Title:   Along Came Google
Author:   Schonfeld, Roger C.
Publisher:   Princeton Uni Press
Binding:   Paperback
APN:   9780691224374 or ISBN(0691224374)
Availability:   Currently Unavailable - Contact us to confirm availability and price.
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An incisive history of the controversial Google Books project and the ongoing quest for a universal digital library

Libraries have long talked about providing comprehensive access to information for everyone. But when Google announced in 2004 that it planned to digitize books to make the world's knowledge accessible to all, questions were raised about the roles and responsibilities of libraries, the rights of authors and publishers, and whether a powerful corporation should be the conveyor of such a fundamental public good. Along Came Google traces the history of Google's book digitization project and its implications for us today.

Deanna Marcum and Roger Schonfeld draw on in-depth interviews with those who both embraced and resisted Google's plans, from librarians and technologists to university leaders, tech executives, and the heads of leading publishing houses. They look at earlier digital initiatives to provide open access to knowledge, and describe how Google founders Sergey Brin and Larry Page made the case for a universal digital library and drew on their company's considerable financial resources to make it a reality. Marcum and Schonfeld examine how librarians and scholars organized a legal response to Google, and reveal the missed opportunities when a settlement with the tech giant failed.

Along Came Google sheds light on the transformational effects of the Google Books project on scholarship and discusses how we can continue to think imaginatively and collaboratively about expanding the digital availability of knowledge.

'Readers will find a well-balanced perspective of this issue, covering ethics, finances, intentions, and a glimpse of the future. The book will be of interest to librarians, researchers, publishers, thought leaders, and those interested in digital technology.' - Booklist

'This book deserves recognition as the definitive history of the Google book digitization project.' - Jeffrey Garrett, ResearchGate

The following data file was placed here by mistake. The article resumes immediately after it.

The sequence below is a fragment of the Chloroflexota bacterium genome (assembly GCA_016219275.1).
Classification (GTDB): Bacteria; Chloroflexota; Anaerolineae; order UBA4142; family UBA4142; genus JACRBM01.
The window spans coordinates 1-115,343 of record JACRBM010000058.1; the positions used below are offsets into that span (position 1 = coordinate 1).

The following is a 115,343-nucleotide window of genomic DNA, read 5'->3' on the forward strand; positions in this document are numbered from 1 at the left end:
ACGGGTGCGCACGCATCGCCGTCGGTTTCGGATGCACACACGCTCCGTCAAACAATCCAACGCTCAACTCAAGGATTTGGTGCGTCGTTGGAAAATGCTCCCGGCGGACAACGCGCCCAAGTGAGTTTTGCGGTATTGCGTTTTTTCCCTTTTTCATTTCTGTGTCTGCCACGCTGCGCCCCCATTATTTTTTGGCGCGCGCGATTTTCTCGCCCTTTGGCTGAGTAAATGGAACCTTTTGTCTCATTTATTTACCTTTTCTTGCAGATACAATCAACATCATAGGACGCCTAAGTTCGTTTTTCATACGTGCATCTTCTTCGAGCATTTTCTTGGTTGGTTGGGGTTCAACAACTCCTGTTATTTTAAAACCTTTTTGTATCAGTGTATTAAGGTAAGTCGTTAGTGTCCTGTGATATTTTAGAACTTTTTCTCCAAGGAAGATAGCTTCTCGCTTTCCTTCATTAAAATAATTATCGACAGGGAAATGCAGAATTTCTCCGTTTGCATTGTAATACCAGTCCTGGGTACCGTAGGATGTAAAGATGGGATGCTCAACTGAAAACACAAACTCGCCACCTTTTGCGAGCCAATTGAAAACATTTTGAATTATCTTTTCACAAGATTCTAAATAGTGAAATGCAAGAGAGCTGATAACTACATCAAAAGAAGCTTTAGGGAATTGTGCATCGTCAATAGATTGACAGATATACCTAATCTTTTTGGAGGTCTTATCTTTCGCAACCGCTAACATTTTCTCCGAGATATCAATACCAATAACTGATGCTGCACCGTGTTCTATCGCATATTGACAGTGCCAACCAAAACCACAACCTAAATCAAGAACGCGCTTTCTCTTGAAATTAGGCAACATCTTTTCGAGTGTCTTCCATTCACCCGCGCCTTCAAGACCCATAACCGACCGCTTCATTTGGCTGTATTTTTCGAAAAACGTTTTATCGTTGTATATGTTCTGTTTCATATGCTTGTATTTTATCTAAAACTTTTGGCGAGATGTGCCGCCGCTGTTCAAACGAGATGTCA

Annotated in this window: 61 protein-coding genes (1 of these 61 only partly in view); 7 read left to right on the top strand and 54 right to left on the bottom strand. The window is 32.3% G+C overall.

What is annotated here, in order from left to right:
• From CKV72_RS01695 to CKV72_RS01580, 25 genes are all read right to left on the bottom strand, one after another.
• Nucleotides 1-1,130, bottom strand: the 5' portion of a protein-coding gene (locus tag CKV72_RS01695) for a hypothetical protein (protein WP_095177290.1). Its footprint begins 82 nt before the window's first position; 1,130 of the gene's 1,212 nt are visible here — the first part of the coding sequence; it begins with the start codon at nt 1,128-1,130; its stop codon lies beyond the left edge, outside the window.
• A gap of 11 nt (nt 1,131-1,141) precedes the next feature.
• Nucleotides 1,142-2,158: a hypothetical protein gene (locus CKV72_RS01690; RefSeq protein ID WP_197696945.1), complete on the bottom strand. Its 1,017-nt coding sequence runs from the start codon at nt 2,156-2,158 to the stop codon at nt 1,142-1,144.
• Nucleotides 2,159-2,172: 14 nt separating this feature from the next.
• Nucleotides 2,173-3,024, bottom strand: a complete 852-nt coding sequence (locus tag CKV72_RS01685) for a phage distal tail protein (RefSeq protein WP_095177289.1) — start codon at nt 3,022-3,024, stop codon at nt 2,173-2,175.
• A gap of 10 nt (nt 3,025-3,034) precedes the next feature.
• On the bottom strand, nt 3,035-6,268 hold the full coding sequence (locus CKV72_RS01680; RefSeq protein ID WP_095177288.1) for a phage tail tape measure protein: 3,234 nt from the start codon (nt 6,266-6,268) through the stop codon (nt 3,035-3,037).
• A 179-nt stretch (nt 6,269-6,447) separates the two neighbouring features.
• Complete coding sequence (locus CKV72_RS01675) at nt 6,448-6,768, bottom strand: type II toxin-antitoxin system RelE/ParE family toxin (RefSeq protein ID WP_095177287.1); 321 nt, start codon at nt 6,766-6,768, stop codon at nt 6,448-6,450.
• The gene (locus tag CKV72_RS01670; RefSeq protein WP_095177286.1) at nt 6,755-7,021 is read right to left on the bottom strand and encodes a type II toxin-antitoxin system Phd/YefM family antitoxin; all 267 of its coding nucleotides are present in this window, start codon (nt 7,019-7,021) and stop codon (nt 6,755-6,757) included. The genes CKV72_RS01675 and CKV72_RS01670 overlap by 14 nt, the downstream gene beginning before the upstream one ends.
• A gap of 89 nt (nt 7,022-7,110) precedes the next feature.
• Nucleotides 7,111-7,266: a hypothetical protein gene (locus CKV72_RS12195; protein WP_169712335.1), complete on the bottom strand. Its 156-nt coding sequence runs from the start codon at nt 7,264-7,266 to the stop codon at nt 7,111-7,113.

'This timely work examines the digitization of libraries and their transformation from collection builders to information access points...Recommended.' - Choice

'Marcum and Schonfeld have captured the excitement that surrounded the launch of what came to be known as the Google Books project. Along Came Google brings to life the history, controversies, successes, and failures of the collaboration between Google and its research library partners as they sought to create a vast, universally accessible digital library. This book is essential for those seeking to understand the role this undertaking played in the radical transformation of scholarly communications today.' - Karin Trainer, University Librarian Emerita, Princeton University

'When Google announced in December 2004 that it was partnering with five prestigious libraries to digitize millions of books, many saw this as an opportunity to realize the dream of a universal library, accessible to all. But Google's bold plan quickly became bogged down in legal challenges, plunging Google into a long-running dispute with publishers and authors that lasted more than a decade. Marcum and Schonfeld's well-researched account of the origins and consequences of the Google Books Library Project sheds valuable new light on this important if ill-fated venture. It is a key resource for anyone interested in the ongoing story of the impact of the digital revolution on the highly prized worlds of knowledge and culture.' - John B. Thompson, University of Cambridge

'This compelling book investigates the concept of the 'dream of the universal library' in the decades before, during, and following the judicial ruling on the Google Books project. Marcum and Schonfeld shape the story through a narrative that reveals the breathtaking scale of the project while situating it within a wider trend of legal and cultural challenges to mass digitization.' - Jessica Gardner, Cambridge University Libraries